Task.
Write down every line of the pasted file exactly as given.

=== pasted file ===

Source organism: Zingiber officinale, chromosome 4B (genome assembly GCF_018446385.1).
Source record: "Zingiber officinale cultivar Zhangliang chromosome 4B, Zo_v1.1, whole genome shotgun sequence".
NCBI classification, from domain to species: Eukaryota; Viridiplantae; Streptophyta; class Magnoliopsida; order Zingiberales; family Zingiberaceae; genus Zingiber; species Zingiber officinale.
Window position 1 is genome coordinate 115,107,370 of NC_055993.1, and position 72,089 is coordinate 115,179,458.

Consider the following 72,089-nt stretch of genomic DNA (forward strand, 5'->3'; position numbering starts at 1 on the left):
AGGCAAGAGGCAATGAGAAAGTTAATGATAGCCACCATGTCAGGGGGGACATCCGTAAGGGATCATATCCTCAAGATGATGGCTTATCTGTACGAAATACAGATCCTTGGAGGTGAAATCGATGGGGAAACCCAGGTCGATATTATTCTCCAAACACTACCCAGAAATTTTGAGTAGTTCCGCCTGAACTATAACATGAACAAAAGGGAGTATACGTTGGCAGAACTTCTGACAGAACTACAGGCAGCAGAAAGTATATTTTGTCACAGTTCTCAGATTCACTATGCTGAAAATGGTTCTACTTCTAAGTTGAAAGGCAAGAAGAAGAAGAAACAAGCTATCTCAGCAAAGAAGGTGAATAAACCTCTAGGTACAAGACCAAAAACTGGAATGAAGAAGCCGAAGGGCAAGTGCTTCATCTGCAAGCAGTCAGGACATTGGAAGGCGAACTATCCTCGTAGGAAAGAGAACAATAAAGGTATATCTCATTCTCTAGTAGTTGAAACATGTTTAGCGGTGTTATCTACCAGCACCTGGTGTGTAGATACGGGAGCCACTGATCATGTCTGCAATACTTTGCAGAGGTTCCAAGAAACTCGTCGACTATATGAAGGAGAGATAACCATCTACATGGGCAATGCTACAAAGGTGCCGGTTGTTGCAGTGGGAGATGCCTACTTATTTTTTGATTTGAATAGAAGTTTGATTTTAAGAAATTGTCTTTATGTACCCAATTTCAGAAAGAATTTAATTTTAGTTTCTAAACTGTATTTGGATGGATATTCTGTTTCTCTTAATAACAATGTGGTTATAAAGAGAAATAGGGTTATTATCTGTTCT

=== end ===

Source organism: Zingiber officinale, chromosome 4B (genome assembly GCF_018446385.1).
Source record: "Zingiber officinale cultivar Zhangliang chromosome 4B, Zo_v1.1, whole genome shotgun sequence".
NCBI classification, from domain to species: Eukaryota; Viridiplantae; Streptophyta; class Magnoliopsida; order Zingiberales; family Zingiberaceae; genus Zingiber; species Zingiber officinale.
Window position 1 is genome coordinate 115,107,370 of NC_055993.1, and position 72,089 is coordinate 115,179,458.

Consider the following 72,089-nt stretch of genomic DNA (forward strand, 5'->3'; position numbering starts at 1 on the left):
AGGCAAGAGGCAATGAGAAAGTTAATGATAGCCACCATGTCAGGGGGGACATCCGTAAGGGATCATATCCTCAAGATGATGGCTTATCTGTACGAAATACAGATCCTTGGAGGTGAAATCGATGGGGAAACCCAGGTCGATATTATTCTCCAAACACTACCCAGAAATTTTGAGTAGTTCCGCCTGAACTATAACATGAACAAAAGGGAGTATACGTTGGCAGAACTTCTGACAGAACTACAGGCAGCAGAAAGTATATTTTGTCACAGTTCTCAGATTCACTATGCTGAAAATGGTTCTACTTCTAAGTTGAAAGGCAAGAAGAAGAAGAAACAAGCTATCTCAGCAAAGAAGGTGAATAAACCTCTAGGTACAAGACCAAAAACTGGAATGAAGAAGCCGAAGGGCAAGTGCTTCATCTGCAAGCAGTCAGGACATTGGAAGGCGAACTATCCTCGTAGGAAAGAGAACAATAAAGGTATATCTCATTCTCTAGTAGTTGAAACATGTTTAGCGGTGTTATCTACCAGCACCTGGTGTGTAGATACGGGAGCCACTGATCATGTCTGCAATACTTTGCAGAGGTTCCAAGAAACTCGTCGACTATATGAAGGAGAGATAACCATCTACATGGGCAATGCTACAAAGGTGCCGGTTGTTGCAGTGGGAGATGCCTACTTATTTTTTGATTTGAATAGAAGTTTGATTTTAAGAAATTGTCTTTATGTACCCAATTTCAGAAAGAATTTAATTTTAGTTTCTAAACTGTATTTGGATGGATATTCTGTTTCTCTTAATAACAATGTGGTTATAAAGAGAAATAGGGTTATTATCTGTTCT